Australian Folk Songs
songs | books | records | articles | glossary | links | search | responses | home
A noble whale ship and commander
Called the Catalpa, they say
Came out to Western Australia
And took six poor Fenians away
So come all you screw warders and jailers
Remember Perth regatta day
Take care of the rest of your Fenians
Or the Yankees will steal them away
Seven long years had they served here
And seven long more had to stay
For defending their country Old Ireland
For that they were banished away
You kept them in Western Australia
Till their hair began to turn grey
When a Yank from the States of America
Came out here and stole them away
Now all the Perth boats were a-racing
And making short tacks for the spot
But the Yankee she tacked into Fremantle
And took the best prize of the lot
The Georgette armed with bold warriors
Went out the poor Yanks to arrest
But she hoisted her star-spangled banner
Saying you'll not board me I guess
So remember those six Fenians colonial
And sing o'er these few verses with skill
And remember the Yankee that stole them
And the home that they left on the hill
Now they've landed safe in America
And there will be able to cry
Hoist up the green flag and shamrock
Hurrah for old Ireland we'll die
First published in Three Street Ballads in 1957 This version was collected by Russel Ward from Victor Courtney a journalist on the Sunday Times, Perth, Western Australia, who commented, "I remember in my early days as a cadet hearing a band of old boys in a pub in Fremantle singing this song. It is said that the song became so popular that it was banned by the authority of the day and jail was threatened to anyone caught singing it. It was suggested, too, that the escape was made easy because there was plenty of American gold and some of it was placed in the hands of unscrupulous warders. The incident took place in April 1876."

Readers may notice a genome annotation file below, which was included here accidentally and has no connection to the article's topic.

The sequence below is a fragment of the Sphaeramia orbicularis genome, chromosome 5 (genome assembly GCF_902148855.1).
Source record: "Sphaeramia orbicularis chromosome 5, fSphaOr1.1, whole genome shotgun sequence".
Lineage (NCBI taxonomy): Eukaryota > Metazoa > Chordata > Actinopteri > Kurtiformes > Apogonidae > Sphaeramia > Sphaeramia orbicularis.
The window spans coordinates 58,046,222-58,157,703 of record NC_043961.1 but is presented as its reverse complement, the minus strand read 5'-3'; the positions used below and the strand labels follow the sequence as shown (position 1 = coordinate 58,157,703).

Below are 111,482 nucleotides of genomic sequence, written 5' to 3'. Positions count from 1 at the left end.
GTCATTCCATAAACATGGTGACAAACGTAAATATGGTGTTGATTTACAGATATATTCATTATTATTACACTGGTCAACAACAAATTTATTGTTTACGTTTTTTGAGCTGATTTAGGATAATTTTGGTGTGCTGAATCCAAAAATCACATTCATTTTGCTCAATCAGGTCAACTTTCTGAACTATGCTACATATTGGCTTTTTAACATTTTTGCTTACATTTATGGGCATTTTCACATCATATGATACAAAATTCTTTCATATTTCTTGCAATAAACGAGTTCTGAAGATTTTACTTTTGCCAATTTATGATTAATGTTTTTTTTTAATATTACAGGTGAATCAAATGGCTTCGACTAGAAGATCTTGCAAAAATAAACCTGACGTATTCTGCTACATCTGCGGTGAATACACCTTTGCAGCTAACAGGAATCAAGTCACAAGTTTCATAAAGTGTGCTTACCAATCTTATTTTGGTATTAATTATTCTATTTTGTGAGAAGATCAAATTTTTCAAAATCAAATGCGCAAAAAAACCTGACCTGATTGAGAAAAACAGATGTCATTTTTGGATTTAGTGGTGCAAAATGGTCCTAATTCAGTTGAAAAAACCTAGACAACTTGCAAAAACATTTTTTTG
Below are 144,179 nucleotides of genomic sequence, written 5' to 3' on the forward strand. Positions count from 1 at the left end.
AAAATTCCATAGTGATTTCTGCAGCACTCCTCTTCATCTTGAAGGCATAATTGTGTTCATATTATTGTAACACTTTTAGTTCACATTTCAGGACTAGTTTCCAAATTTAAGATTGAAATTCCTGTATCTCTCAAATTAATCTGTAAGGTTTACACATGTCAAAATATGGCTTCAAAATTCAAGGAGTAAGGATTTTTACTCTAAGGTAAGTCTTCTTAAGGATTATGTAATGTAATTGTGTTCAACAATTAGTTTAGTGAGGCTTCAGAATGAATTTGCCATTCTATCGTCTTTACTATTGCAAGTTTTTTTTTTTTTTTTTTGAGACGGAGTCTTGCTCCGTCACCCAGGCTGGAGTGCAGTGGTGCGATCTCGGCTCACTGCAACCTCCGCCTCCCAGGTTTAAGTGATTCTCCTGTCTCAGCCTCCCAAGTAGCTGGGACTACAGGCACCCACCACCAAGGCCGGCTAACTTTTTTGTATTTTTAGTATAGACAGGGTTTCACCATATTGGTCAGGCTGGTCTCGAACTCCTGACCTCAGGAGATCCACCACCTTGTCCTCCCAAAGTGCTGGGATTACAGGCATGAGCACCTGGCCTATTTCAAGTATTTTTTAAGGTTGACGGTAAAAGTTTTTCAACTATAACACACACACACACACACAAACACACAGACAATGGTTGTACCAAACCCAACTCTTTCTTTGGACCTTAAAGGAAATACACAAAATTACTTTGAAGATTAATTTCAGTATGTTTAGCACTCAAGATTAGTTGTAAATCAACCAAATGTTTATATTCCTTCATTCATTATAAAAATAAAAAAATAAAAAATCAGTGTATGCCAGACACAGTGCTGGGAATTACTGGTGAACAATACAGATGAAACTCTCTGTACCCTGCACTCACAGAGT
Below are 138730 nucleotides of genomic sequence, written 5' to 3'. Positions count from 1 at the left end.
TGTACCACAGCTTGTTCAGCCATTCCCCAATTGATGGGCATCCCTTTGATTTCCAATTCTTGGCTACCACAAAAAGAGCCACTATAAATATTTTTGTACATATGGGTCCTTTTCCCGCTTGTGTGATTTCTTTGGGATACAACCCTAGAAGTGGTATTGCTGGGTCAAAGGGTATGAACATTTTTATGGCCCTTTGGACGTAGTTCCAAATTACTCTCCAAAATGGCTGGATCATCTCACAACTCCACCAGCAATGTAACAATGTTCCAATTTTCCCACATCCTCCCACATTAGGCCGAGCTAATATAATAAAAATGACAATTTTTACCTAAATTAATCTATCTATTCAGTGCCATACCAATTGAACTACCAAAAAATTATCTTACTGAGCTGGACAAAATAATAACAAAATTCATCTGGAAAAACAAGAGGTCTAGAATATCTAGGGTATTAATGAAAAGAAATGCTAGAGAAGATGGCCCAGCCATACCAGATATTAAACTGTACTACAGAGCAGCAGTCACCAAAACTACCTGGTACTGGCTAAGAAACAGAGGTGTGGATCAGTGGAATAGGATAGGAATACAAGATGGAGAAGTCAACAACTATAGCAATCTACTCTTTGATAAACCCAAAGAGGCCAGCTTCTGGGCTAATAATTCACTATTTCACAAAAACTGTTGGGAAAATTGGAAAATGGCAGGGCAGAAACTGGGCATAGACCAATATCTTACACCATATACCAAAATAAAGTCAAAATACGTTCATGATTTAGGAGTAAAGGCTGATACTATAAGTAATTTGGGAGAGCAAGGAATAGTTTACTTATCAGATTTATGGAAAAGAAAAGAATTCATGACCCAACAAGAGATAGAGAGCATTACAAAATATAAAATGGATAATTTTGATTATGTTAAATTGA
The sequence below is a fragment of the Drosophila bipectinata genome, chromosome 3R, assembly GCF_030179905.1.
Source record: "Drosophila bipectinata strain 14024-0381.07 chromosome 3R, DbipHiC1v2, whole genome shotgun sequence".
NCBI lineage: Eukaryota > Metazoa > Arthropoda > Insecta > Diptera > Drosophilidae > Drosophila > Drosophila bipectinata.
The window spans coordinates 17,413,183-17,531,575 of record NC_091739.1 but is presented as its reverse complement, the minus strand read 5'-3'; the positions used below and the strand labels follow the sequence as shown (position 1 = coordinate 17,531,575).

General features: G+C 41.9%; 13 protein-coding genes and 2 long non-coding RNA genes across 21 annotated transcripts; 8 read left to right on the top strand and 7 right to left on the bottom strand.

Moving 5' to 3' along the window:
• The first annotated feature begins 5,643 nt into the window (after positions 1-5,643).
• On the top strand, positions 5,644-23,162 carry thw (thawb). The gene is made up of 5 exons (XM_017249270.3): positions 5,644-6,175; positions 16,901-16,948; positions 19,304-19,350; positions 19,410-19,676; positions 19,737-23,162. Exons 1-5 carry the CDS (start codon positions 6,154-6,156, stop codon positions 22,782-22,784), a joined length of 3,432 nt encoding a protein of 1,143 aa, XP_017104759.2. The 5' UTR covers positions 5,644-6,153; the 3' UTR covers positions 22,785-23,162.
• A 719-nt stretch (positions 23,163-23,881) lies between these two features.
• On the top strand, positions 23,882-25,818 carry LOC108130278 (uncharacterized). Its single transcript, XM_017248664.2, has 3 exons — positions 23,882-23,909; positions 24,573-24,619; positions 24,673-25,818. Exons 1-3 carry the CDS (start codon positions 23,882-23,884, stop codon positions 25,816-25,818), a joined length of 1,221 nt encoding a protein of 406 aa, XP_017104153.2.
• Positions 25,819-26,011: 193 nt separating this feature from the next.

The escape of the six Fenians from Freemantle Jail was funded by collections in Australia and the United States. Over three thousand pounds was collected in Australia.
Several tunes are associated with this song, including tunes used for 'Botany Bay' and 'The Dying Stockman'. The tune given here is a variant of 'Rosin the Bow'.
An early published fragment of the song was published in the West Australian Wednesday 5 February 1902 p. 3.:--
Some years after private letters were received in Western Australia, one from John Boyle O'Reilly, and another from Collins, which explained the whole of the plot. An American newspaper arrived about the same time, giving the whole details of the plan and the escape, and in this journal it was stated that O'Reilly had admitted that he was largely responsible for the design which had enabled the six men to escape.
Even in those days, the music hall custom of seizing upon prominent events of the day for topical allusions was not unknown in Western Australia, and it is not surprising that such an exciting occurrence should have been availed of by local versifiers. Within a week of the escape, the following doggerel was sung with great gusto in the streets and elsewhere, to the tune of "Botany Bay":
The Georgette was manned by brave warriors,
Who resolved the Catalpa to chase;
But they hoisted their star-spangled banner,
Saying. "You'd better not touch us, I guess."
Now all you brave warders and gaolers,
Remember that glorious day;
Take care of the rest of your Fenians,
Or the Yankees will steal them away.
Singing, tooral lal looral lal laddity,
(Also) tooral lal looral lal lay.
(Likewise) tooral lal ooral lal laddity.
(Not forgetting) tooral lal looral lal lay.
See in this collection The Fenians' Rescue published in the WA newspaper the Mirror in 1923.
australian traditional songs . . . a selection by mark gregory